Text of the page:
Jan. 6 and the Americanization of radicalized violent extremism
After 9/11, the conventional wisdom in America was that the threat of violent extremism came from international Islamic jihadists. The emergence of the so-called Islamic State, with its sponsorship of attacks in European cities and use of social media to attract recruits from Europe and the U.S. reinforced that view of what the threat was to our country and where it came from.
But on Jan. 6, 2021, a radicalized mob, fueled by a deliberate campaign of lies by the sitting president and some Members of Congress, attacked the U.S. Capitol building and violently tried to stop the certification of a demonstrably free and fair election. Those who attacked the Capitol Jan. 6 were not Muslims from some distant land; they were, instead, overwhelmingly white, male, Christian Americans.
Radicalized violent extremism was clearly no longer somewhere else; it was in and of America.
During subsequent congressional testimony, FBI Director Christopher Wray said that law enforcement agencies’ concerns about the terrorist threat to America had been changing. While the FBI and the Intelligence Community still track and seek to defeat international terrorism directed at the U.S., Wray noted “the problem of domestic terrorism has been metastasizing across the country,” adding that domestic terrorism investigations have doubled since 2017 and arrests of racially motivated extremists have almost tripled.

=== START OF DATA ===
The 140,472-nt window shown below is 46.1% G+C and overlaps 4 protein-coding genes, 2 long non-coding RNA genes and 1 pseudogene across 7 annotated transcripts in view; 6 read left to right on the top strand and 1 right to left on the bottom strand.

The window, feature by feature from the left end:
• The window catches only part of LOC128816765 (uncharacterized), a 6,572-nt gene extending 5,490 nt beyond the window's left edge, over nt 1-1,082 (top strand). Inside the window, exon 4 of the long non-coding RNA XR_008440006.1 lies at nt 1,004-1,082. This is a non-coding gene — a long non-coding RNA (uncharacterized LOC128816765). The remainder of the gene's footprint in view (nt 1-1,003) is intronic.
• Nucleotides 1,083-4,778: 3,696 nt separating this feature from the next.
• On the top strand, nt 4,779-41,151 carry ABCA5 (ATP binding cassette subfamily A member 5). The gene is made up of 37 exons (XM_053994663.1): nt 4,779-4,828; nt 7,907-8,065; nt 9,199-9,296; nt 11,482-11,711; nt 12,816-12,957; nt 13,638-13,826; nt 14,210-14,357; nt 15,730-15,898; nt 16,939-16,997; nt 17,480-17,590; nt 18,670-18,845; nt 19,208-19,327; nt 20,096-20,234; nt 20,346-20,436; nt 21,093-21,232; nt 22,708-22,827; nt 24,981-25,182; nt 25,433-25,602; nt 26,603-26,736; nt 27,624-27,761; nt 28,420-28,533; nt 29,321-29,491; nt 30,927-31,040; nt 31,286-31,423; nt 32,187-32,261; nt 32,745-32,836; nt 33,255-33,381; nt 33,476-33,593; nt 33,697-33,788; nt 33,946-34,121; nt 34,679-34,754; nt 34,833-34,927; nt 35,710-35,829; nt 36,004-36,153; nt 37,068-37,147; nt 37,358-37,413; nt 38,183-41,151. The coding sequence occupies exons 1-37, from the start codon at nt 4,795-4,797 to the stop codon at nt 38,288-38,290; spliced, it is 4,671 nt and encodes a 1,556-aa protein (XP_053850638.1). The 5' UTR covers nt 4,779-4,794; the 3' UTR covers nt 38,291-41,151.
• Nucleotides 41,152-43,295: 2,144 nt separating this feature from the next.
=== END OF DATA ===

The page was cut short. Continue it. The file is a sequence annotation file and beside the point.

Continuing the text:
An Anti-defamation League (ADL) 2017 report on domestic terrorism in the U.S. assessed that “right-wing” extremist terrorism was a growing, but underreported, problem. The ADL report identified 150 domestic terrorist incidents during the period 1993–2017 in which right-wing extremists killed 255 people and injured over 600. Those involved were about evenly divided between white supremacists and anti-government extremists.
The Center for Strategic and International Studies (CSIS) reported in 2020 that there were many more incidents of “far-right terrorism” in the U.S. than of terrorism from groups or individuals associated with either the far-left or Islamic extremists, with the total number of right-wing attacks having grown significantly in the past six years. A 2021 RAND report said senior law enforcement officials have described domestic violent extremism, “particularly violent White extremism, as the greatest threat facing the country.”
Before the Jan. 6 attack on the Capitol and the 2020 election results, perpetrators of extreme right-wing violence generally shared common threads. They were individuals who felt aggrieved and powerless, blamed other groups or the government, and had their views reinforced in groups or on social media, which increasingly networks those inclined to extremist views and violence. They also tended to be less educated, younger, male and White, although some anti-government groups have people of color as members.
Rioters arrested for attacking the Capitol Jan. 6, however, were different. According to a 2021 University of Chicago study, those involved were generally older, better educated, and more professional than right-wing protesters the study’s authors had interviewed previously. They came from 44 states, many from counties that voted for Biden and were becoming less white. Only 12 percent of the arrested Jan. 6 rioters had links to existing right-wing groups.